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http://dx.doi.org/10.3389/fneur.2020.00241DOI Listing
http://www.ncbi.nlm.nih.gov/pmc/articles/PMC7203491PMC
April 2020

Brain MRI Reveals Ascending Atrophy in Parkinson's Disease Across Severity.

Front Neurol 2019 18;10:1329. Epub 2019 Dec 18.

Department of Radiology and Medical Imaging, University of Virginia Health System, Charlottesville, VA, United States.

Models which assess the progression of Lewy pathology in Parkinson's disease have proposed ascending spread in a caudal-rostral pattern. human evidence for this theory is limited, in part because there are no biomarkers that allow for direct assessment of Lewy pathology. Here, we measured neurodegeneration via MRI, an outcome which may serve as a proxy for a more direct assessment of ascending models using a combination of (1) MRI-based measures of gray matter density and (2) regions of interest (ROIs) corresponding to cortical and subcortical loci implicated in past MRI and stereological studies of Parkinson's disease. Gray matter density was measured using brain MRI voxel-based morphometry from three cohorts: (1) early Parkinson's disease, (2) more advanced Parkinson's disease and (3) healthy controls. Early Parkinson's disease patients ( = 228, mean age = 61.9 years, mean disease duration = 0.6 years) were newly diagnosed by the Parkinson's Progression Markers Initiative (PPMI). Advanced Parkinson's disease patients ( = 136, mean age = 63.5 years, mean disease duration = 8.0 years) were collected retrospectively from a local cohort undergoing evaluation for functional neurosurgery. Control subjects ( = 103, mean age = 60.2 years) were from PPMI. Comparative analyses focused on gray matter regions ranging from deep gray subcortical structures to the neocortex. ROIs were defined with existing probabilistic cytoarchitectonic brain maps. For subcortical regions of the basal forebrain, amygdala, and entorhinal cortex, advanced Parkinson's disease patients had significantly lower gray matter density when compared to both early Parkinson's disease and healthy controls. No differences were seen in neocortical regions that are "higher" in any proposed ascending pattern. Across early and advanced Parkinson's disease, gray matter density from nearly all subcortical regions significantly decreased with disease duration; no neocortical regions showed this effect. These results demonstrate that atrophy in advanced Parkinson's patients compared to early patients and healthy controls is largely confined to subcortical gray matter structures. The degree of atrophy in subcortical brain regions was linked to overall disease duration, suggesting an organized pattern of atrophy across severity.
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http://dx.doi.org/10.3389/fneur.2019.01329DOI Listing
http://www.ncbi.nlm.nih.gov/pmc/articles/PMC6930693PMC
December 2019

Lower volume, more impairment: reduced cholinergic basal forebrain grey matter density is associated with impaired cognition in Parkinson disease.

J Neurol Neurosurg Psychiatry 2019 11 7;90(11):1251-1256. Epub 2019 Jun 7.

Radiology and Medical Imaging, University of Virginia, Charlottesville, Virginia, USA.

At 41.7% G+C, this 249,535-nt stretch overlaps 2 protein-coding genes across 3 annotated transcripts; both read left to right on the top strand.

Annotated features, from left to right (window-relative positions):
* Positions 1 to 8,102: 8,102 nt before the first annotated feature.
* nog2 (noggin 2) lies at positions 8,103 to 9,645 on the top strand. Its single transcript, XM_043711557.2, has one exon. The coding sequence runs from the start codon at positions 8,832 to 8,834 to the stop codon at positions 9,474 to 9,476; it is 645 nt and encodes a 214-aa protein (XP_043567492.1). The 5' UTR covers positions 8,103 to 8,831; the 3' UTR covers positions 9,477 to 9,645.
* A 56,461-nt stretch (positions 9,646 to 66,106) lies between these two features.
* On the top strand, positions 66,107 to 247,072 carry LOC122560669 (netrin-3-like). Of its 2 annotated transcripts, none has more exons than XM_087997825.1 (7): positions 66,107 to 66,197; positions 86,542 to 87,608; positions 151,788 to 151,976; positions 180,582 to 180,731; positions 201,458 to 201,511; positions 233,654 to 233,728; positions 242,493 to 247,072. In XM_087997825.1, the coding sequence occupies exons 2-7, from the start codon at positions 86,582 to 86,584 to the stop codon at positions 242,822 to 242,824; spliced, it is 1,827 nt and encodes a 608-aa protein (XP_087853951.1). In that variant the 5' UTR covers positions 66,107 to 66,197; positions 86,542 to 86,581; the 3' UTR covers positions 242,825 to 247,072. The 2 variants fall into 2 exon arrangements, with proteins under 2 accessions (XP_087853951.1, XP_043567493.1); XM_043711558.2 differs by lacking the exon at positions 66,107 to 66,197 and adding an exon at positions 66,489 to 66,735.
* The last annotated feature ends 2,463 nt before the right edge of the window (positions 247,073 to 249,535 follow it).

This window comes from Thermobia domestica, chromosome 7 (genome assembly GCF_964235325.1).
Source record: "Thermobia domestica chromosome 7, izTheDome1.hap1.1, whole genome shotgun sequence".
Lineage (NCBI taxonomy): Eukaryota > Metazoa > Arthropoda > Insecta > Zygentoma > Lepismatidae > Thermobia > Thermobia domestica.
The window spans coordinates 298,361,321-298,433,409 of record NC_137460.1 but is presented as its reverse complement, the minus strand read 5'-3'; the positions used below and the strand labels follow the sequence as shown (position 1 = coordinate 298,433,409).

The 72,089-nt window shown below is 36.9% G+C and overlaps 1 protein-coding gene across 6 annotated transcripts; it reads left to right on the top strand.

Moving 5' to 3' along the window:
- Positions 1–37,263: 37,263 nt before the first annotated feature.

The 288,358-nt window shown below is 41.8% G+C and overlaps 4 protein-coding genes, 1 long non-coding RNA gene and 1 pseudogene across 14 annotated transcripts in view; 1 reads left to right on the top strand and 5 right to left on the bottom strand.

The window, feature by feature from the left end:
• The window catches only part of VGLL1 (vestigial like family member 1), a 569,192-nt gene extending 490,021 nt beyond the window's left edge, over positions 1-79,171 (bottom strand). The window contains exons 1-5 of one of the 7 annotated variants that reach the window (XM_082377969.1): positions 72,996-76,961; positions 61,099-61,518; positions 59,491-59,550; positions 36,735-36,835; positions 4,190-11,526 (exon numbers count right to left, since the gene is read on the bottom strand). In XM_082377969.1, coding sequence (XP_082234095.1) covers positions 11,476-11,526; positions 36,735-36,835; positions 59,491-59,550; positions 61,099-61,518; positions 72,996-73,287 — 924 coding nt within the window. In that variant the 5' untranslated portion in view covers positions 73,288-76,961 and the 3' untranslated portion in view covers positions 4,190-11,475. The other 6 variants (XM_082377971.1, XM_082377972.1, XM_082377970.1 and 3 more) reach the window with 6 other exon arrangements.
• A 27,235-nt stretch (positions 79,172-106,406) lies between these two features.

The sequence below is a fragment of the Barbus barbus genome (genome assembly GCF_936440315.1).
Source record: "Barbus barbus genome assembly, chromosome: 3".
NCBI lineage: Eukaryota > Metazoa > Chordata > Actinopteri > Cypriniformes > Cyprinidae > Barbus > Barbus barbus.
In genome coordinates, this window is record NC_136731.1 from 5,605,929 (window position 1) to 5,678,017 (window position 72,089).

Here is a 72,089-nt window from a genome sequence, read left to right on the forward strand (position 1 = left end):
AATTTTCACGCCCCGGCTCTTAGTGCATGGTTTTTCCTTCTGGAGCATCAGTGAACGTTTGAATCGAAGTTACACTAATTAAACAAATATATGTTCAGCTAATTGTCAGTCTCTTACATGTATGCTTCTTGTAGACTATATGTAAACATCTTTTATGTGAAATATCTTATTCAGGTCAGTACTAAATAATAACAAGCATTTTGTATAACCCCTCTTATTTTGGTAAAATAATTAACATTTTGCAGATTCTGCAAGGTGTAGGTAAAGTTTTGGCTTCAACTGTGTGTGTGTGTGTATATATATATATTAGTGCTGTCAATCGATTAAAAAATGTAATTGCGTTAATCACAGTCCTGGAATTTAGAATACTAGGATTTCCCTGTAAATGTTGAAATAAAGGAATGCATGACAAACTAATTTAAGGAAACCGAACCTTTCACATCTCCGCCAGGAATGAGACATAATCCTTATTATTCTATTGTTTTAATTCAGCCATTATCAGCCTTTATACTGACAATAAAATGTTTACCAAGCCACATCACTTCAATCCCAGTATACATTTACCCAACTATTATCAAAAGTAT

Objective: A major contributor to dementia in Parkinson disease (PD) is degeneration of the cholinergic basal forebrain. This study determined whether cholinergic nucleus 4 (Ch4) density is associated with cognition in early and more advanced PD.

Methods: We analysed brain MRIs and neuropsychological test scores for 228 newly diagnosed PD participants from the Parkinson's Progression Markers Initiative (PPMI), 101 healthy controls from the PPMI and 125 more advanced PD patients from a local retrospective cohort. Cholinergic basal forebrain nuclei densities were determined by applying probabilistic maps to MPRAGE T1 sequences processed using voxel-based morphometry methods. Relationships between grey matter densities and cognitive scores were analysed using correlations and linear regression models.

Results: In more advanced PD, greater Ch4 density was associated with Montreal Cognitive Assessment (MoCA) score (β=14.2; 95% CI=1.5 to 27.0; p=0.03), attention domain z-score (β=3.2; 95% CI=0.8 to 5.5; p=0.008) and visuospatial domain z-score (β=7.9; 95% CI=2.0 to 13.8; p=0.009). In the PPMI PD cohort, higher Ch4 was associated with higher scores on MoCA (β=9.2; 95% CI=1.9 to 16.5; p=0.01), Judgement of Line Orientation (β=20.4; 95% CI=13.8 to 27.0; p<0.001), Letter Number Sequencing (β=16.5; 95% CI=9.5 to 23.4; p<0.001) and Symbol Digit Modalities Test (β=41.8; 95% CI=18.7 to 65.0; p<0.001). These same relationships were observed in 97 PPMI PD participants at 4 years. There were no significant associations between Ch4 density and cognitive outcomes in healthy controls.

Conclusion: In de novo and more advanced PD, lower Ch4 density is associated with impaired global cognition, attention and visuospatial function.
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http://dx.doi.org/10.1136/jnnp-2019-320450DOI Listing
November 2019

Baseline symptoms and basal forebrain volume predict future psychosis in early Parkinson disease.

Neurology 2018 05 4;90(18):e1618-e1626. Epub 2018 Apr 4.